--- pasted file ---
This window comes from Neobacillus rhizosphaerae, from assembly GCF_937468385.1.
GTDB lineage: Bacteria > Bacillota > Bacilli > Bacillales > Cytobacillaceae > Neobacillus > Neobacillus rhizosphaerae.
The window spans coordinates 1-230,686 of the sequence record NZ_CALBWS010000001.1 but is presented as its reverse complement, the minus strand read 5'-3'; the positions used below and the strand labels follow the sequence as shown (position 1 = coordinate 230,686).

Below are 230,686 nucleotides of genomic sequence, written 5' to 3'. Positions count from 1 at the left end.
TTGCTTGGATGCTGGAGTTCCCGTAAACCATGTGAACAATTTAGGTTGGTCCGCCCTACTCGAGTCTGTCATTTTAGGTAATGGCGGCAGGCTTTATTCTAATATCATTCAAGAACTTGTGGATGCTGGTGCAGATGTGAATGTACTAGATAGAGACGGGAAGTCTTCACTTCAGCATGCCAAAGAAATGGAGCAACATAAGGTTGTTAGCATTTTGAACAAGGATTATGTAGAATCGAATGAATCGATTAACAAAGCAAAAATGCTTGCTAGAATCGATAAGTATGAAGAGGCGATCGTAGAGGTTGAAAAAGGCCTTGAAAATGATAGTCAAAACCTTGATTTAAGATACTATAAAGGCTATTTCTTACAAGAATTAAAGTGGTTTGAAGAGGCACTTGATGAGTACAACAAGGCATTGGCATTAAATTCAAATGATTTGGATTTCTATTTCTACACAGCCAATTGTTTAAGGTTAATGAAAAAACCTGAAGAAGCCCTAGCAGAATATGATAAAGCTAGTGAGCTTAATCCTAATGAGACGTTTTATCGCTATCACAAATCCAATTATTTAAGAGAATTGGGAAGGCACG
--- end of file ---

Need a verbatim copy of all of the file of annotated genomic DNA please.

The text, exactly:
This window comes from Neobacillus rhizosphaerae, from assembly GCF_937468385.1.
GTDB lineage: Bacteria > Bacillota > Bacilli > Bacillales > Cytobacillaceae > Neobacillus > Neobacillus rhizosphaerae.
The window spans coordinates 1-230,686 of the sequence record NZ_CALBWS010000001.1 but is presented as its reverse complement, the minus strand read 5'-3'; the positions used below and the strand labels follow the sequence as shown (position 1 = coordinate 230,686).

Below are 230,686 nucleotides of genomic sequence, written 5' to 3'. Positions count from 1 at the left end.
TTGCTTGGATGCTGGAGTTCCCGTAAACCATGTGAACAATTTAGGTTGGTCCGCCCTACTCGAGTCTGTCATTTTAGGTAATGGCGGCAGGCTTTATTCTAATATCATTCAAGAACTTGTGGATGCTGGTGCAGATGTGAATGTACTAGATAGAGACGGGAAGTCTTCACTTCAGCATGCCAAAGAAATGGAGCAACATAAGGTTGTTAGCATTTTGAACAAGGATTATGTAGAATCGAATGAATCGATTAACAAAGCAAAAATGCTTGCTAGAATCGATAAGTATGAAGAGGCGATCGTAGAGGTTGAAAAAGGCCTTGAAAATGATAGTCAAAACCTTGATTTAAGATACTATAAAGGCTATTTCTTACAAGAATTAAAGTGGTTTGAAGAGGCACTTGATGAGTACAACAAGGCATTGGCATTAAATTCAAATGATTTGGATTTCTATTTCTACACAGCCAATTGTTTAAGGTTAATGAAAAAACCTGAAGAAGCCCTAGCAGAATATGATAAAGCTAGTGAGCTTAATCCTAATGAGACGTTTTATCGCTATCACAAATCCAATTATTTAAGAGAATTGGGAAGGCACG